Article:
Summer has arrived! The sun is shining (depending on where you live in the world), kids have finished school and students have returned home. If you are a student, have been a student, are going to become a university student or if you have kids who are students you will know that university can be daunting.
University is a place where many people ‘find their feet’, they live away from home, start to cook and clean and it is often a place where they find their own feet in terms of their faith. But university isn’t always a piece of cake is it? On top of the academic work and the new responsibilities that come with living away from home, Christian students face ridicule and opposition for what they believe.
Stephen Kellough, who was a campus chaplain at Wheaton College for 25 years, has written a great book called Walking with Jesus on Campus: How to care for your soul during college.
This book is full of stories and examples of the life of a university student, the joys and the difficulties, the times of triumph and the trenches of ‘defeat’. Kellough’s goal of the book is to…
“help the Christian student set spiritual priorities – not just to survive the college experience but to thrive as a follower of Christ.”
From experience I have found that students have a tough time when it comes to living out their faith during their university years. The pull of the world is very strong, many Christian students can feel lonely and the temptation is to find their identity in their grades, not in Christ. Therefore, any materials that would inform student workers, inform parents and encourage students to prepare for life at university are well worth investing in.
Kellough gives 10 truths that should comfort, challenge, inform and transform the Christian at university. The starting point is the realisation that God loves His people. There are many people in the world who will only stop and think about faith when they are older, they want to ‘live’ and only think about Jesus once they’ve had fun. Kellough speaks about this in his own life too…
“I lived my early Christian life with the belief that God really did not like me. God tolerated me, I thought, in the hopes of improving me. One day I just might get myself together, quit sinning, and start behaving like Jesus. Then, I was certain, God would approve of me.”
Many people think this way, Kellough helps the reader understand that this isn’t true by taking them to Scripture.He touches on topics like guilt, God’s perfection, God’s love and the difference between feelings and truth.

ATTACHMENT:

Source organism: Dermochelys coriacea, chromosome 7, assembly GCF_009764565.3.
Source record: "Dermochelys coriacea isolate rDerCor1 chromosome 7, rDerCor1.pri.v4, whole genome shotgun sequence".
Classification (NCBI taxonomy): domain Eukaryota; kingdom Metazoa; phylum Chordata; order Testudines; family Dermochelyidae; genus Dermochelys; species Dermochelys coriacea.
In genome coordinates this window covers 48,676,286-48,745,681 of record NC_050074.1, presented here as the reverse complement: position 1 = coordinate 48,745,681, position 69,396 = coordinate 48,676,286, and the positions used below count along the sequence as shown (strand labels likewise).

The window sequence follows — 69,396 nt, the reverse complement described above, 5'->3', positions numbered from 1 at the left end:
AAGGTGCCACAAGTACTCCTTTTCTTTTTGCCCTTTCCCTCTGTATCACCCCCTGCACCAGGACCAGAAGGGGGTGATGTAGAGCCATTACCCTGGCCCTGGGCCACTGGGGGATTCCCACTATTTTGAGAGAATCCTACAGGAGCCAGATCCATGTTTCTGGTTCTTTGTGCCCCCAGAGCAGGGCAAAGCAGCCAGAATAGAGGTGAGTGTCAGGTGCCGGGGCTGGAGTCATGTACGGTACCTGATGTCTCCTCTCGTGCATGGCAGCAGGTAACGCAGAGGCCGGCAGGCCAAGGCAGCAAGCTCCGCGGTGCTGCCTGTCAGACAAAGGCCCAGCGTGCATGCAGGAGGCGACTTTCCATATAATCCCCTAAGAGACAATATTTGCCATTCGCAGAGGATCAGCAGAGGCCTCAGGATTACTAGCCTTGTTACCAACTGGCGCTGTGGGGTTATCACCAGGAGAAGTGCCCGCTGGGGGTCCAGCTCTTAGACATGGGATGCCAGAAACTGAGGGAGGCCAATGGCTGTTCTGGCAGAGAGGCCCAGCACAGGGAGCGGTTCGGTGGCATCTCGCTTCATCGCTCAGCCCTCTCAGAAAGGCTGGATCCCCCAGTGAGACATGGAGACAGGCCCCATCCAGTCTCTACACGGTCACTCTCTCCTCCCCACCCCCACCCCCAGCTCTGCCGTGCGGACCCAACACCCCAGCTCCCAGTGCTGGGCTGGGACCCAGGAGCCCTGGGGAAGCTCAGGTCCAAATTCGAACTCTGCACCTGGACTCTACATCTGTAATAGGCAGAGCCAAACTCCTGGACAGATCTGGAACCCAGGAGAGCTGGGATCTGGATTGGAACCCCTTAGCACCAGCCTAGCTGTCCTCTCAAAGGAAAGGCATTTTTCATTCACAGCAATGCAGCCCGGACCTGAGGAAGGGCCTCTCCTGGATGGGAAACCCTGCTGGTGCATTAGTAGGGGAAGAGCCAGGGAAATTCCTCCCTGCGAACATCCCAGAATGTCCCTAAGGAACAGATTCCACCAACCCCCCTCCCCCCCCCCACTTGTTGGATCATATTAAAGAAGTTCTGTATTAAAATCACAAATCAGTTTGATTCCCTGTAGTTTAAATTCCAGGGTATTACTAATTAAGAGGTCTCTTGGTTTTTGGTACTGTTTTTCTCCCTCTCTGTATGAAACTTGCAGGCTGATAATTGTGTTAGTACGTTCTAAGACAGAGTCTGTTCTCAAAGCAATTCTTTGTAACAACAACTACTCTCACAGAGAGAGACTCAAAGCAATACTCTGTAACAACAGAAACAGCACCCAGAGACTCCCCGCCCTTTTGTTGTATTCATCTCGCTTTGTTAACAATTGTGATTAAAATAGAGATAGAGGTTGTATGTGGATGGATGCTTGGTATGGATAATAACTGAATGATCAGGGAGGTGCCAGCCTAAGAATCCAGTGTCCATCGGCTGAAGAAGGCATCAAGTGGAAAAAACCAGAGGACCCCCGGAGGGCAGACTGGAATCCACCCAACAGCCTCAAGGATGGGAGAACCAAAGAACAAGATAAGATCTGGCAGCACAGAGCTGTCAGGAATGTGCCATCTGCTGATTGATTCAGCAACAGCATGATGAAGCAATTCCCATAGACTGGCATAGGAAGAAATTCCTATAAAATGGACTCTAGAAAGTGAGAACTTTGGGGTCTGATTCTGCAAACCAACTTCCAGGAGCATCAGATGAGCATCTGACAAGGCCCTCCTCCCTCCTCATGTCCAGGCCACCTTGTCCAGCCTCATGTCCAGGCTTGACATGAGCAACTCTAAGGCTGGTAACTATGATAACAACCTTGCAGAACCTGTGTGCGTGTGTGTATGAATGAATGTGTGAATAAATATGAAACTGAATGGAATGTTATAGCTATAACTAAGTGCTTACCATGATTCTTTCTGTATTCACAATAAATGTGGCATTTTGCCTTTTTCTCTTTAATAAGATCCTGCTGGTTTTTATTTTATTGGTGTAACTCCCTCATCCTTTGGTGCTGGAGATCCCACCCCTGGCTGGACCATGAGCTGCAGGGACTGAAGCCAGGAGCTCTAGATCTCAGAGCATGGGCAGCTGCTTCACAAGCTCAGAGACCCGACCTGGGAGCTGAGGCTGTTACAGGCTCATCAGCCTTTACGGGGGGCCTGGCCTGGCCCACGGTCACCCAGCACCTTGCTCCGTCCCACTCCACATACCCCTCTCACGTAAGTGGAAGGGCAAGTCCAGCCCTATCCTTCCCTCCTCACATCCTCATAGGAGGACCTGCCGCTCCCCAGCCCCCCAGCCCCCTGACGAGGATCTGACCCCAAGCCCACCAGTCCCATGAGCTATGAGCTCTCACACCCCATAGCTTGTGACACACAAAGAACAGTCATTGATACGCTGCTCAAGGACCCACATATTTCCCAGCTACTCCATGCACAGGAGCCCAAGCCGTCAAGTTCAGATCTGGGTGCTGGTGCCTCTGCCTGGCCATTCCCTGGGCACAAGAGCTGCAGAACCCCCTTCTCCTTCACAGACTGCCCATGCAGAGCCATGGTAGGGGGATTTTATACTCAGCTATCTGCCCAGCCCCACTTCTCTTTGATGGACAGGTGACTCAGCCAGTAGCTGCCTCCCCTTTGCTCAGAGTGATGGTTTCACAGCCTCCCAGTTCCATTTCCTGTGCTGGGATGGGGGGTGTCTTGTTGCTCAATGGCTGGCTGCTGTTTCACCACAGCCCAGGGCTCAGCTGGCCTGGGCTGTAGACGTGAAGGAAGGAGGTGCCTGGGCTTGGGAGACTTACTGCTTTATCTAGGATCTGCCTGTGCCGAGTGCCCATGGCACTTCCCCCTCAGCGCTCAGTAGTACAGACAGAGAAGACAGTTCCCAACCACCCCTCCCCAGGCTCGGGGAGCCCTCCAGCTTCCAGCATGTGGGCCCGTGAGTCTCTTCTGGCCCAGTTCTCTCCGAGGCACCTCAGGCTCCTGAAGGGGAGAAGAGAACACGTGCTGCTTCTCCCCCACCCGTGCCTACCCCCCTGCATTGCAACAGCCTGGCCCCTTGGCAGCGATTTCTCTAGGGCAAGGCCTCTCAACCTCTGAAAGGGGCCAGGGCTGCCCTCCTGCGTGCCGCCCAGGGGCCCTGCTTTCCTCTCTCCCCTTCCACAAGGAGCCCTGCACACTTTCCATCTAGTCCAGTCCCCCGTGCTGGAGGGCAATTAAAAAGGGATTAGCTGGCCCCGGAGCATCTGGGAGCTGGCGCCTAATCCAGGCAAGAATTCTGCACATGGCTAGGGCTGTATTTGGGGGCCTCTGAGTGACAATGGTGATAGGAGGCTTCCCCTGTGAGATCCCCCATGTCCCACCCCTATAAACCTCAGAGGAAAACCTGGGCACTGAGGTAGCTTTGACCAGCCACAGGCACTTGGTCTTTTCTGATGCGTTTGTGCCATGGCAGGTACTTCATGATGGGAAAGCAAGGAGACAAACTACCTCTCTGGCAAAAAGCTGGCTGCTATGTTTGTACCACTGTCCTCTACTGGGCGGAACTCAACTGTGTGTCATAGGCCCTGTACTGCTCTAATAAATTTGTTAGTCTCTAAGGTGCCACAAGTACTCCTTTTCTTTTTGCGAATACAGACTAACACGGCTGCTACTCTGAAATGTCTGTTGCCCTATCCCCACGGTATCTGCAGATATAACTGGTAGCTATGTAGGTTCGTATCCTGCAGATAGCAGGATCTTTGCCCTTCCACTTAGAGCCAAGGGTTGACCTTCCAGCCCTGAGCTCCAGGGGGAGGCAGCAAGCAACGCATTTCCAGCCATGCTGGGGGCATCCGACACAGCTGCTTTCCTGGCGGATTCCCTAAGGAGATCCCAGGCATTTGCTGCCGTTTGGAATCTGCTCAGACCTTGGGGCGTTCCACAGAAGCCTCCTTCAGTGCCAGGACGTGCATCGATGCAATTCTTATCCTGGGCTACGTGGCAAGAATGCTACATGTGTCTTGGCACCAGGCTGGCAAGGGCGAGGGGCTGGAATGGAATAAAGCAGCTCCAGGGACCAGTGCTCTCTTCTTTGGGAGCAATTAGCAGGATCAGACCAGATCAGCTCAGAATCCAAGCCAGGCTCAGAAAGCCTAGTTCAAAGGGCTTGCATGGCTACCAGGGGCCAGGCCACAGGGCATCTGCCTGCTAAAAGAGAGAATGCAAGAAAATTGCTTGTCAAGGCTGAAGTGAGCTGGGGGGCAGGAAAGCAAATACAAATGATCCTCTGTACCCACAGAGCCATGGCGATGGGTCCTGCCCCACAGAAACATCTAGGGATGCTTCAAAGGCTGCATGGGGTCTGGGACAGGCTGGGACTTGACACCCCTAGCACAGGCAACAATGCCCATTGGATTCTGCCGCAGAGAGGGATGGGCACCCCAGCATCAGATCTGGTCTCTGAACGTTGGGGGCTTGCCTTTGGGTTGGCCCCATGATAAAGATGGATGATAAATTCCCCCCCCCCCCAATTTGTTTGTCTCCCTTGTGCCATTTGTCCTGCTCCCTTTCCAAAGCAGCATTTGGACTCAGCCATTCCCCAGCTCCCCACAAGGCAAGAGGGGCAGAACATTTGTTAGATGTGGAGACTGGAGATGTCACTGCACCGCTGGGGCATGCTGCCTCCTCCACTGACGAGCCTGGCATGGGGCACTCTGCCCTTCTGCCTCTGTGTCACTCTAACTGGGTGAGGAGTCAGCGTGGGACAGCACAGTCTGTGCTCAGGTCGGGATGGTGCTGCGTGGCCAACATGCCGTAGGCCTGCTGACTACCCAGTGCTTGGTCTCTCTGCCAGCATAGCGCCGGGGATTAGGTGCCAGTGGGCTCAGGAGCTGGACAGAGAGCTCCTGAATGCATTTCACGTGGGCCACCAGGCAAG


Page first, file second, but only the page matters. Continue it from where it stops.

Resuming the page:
He goes on to speak about weakness and how it is not such a bad thing, but that the wonderful news is that God uses the weak and He uses our weakness to display His strength. There are many sections in this book that you would expect to be in a book for students like relationships and sex, church community, self worth, depression, doubt and so on, but there are also parts that aren’t maybe as expected. There is a whole chapter on perfectionism, he says…
“Perfection is an unrealistic goal, to be sure. I think we would all enthusiastically agree. Yet we often put pressure on ourselves to achieve that goal and consider anything falling short to be failure. so when our efforts fall short and we fail at perfection, we can be awfully hard on ourselves. It’s called “perfectionism”‘
One of the things that I like about this book is that it doesn’t speak at you, but it is written in a very conversational way and the tone of the book comes from a genuine desire to see students grow in their faith. Every chapter contains Bible passages with the desire to see students see that the Bible is the place that has the answers. Kellough speaks about the importance of the church and community, this should not be overlooked. The students who have stood firm are often the ones who get plugged into a good local church, who desire to grow and learn about God and who are involved with Christian groups at university. Students, like every other church member, should be encouraged to serve, to grow and to walk the life that Jesus calls His people to.
Every chapter ends with reflection questions that will really help you think about how the chapter affects you personally. You could read this book on your own, in a youth group or as a group of students who are trying to help each other grow in their faith.
STEPHEN KELLOUGH BA, Miami University, Oxford, OH; ThM, Dallas Theological Seminary; DMin, Covenant Theological Seminary, is an ordained minister of the Presbyterian Church USA. He served for fifteen years in parish ministry before being called as Chaplain of Wheaton College in 1989. He retired from this position after serving for twenty-five years. Steve and his wife, Linda, have one son, Jeffrey (wife-Sheralynn), and twin grandchildren, Luke and Brielynn.